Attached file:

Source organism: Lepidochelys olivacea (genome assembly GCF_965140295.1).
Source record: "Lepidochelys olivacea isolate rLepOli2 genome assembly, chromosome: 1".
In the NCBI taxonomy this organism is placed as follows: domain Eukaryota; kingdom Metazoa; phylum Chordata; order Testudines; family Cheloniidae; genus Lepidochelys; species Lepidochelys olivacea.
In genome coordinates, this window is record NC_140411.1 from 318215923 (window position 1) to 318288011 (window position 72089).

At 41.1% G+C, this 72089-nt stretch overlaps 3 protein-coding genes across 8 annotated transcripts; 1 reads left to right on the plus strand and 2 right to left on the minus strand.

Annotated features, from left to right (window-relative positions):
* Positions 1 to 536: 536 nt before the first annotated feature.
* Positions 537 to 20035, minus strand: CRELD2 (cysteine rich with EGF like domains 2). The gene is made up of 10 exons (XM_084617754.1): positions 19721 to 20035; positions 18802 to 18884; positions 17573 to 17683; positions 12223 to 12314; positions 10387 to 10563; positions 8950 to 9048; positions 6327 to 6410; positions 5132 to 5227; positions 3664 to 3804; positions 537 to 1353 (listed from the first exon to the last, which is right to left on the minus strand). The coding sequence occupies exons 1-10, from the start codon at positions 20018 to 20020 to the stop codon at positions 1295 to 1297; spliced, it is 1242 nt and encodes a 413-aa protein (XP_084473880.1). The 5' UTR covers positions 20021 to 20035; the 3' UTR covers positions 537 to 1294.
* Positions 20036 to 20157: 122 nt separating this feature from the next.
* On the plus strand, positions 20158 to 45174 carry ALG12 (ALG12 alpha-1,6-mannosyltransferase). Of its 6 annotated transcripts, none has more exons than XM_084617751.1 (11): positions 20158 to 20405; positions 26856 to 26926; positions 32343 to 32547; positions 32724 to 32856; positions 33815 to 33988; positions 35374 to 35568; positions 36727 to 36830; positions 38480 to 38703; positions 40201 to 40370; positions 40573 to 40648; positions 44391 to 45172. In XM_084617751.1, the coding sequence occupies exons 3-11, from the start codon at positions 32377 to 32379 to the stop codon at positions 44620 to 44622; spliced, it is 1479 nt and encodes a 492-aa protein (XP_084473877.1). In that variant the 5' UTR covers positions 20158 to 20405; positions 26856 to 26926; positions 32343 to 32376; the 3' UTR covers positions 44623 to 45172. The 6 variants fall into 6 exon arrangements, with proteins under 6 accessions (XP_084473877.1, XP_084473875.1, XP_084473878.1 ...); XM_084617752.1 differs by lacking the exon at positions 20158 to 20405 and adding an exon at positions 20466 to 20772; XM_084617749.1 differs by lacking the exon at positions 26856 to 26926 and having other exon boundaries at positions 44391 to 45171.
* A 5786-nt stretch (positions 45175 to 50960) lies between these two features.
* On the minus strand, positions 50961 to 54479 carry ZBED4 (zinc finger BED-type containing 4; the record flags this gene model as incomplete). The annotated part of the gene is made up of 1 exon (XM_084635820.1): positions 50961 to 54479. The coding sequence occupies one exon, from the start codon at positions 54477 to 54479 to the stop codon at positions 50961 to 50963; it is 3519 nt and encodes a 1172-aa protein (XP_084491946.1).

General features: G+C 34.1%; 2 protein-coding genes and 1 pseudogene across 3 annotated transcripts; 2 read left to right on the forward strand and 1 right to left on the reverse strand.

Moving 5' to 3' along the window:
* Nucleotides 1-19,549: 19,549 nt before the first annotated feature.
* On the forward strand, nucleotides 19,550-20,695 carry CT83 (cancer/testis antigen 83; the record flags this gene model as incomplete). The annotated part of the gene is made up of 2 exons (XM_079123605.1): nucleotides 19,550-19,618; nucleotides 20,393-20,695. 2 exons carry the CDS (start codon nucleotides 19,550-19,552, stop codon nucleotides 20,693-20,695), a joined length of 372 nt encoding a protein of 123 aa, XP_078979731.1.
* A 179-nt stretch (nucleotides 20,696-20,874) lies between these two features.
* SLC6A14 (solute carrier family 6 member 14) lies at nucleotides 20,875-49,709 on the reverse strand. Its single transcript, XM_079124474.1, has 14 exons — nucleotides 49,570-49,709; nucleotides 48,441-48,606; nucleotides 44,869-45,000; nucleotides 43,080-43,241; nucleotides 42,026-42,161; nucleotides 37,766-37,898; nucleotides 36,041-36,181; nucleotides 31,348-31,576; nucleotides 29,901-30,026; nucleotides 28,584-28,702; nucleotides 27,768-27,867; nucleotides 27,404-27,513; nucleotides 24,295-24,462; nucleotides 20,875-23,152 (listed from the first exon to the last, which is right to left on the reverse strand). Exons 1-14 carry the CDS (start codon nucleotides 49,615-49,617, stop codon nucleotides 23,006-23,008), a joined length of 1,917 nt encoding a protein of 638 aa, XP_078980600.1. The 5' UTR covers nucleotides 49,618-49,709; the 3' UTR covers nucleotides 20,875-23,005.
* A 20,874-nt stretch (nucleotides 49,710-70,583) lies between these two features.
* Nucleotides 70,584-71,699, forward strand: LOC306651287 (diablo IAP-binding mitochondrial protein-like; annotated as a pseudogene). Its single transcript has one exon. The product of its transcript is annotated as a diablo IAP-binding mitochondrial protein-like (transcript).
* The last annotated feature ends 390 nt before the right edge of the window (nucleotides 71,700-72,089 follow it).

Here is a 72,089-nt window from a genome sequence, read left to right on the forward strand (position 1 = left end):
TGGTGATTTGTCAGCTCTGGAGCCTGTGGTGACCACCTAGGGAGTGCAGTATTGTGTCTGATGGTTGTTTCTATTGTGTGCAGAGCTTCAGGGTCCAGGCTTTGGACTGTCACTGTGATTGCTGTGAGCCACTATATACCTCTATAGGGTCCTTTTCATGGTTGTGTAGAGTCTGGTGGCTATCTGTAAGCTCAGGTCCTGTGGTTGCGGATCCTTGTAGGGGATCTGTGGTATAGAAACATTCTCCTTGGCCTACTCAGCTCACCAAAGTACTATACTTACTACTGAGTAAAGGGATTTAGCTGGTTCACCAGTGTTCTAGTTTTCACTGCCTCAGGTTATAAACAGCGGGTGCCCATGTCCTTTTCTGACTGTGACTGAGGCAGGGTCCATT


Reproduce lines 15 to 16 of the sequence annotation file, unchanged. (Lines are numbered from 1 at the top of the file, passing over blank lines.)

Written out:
* Nucleotides 1-19,549: 19,549 nt before the first annotated feature.
* On the forward strand, nucleotides 19,550-20,695 carry CT83 (cancer/testis antigen 83; the record flags this gene model as incomplete). The annotated part of the gene is made up of 2 exons (XM_079123605.1): nucleotides 19,550-19,618; nucleotides 20,393-20,695. 2 exons carry the CDS (start codon nucleotides 19,550-19,552, stop codon nucleotides 20,693-20,695), a joined length of 372 nt encoding a protein of 123 aa, XP_078979731.1.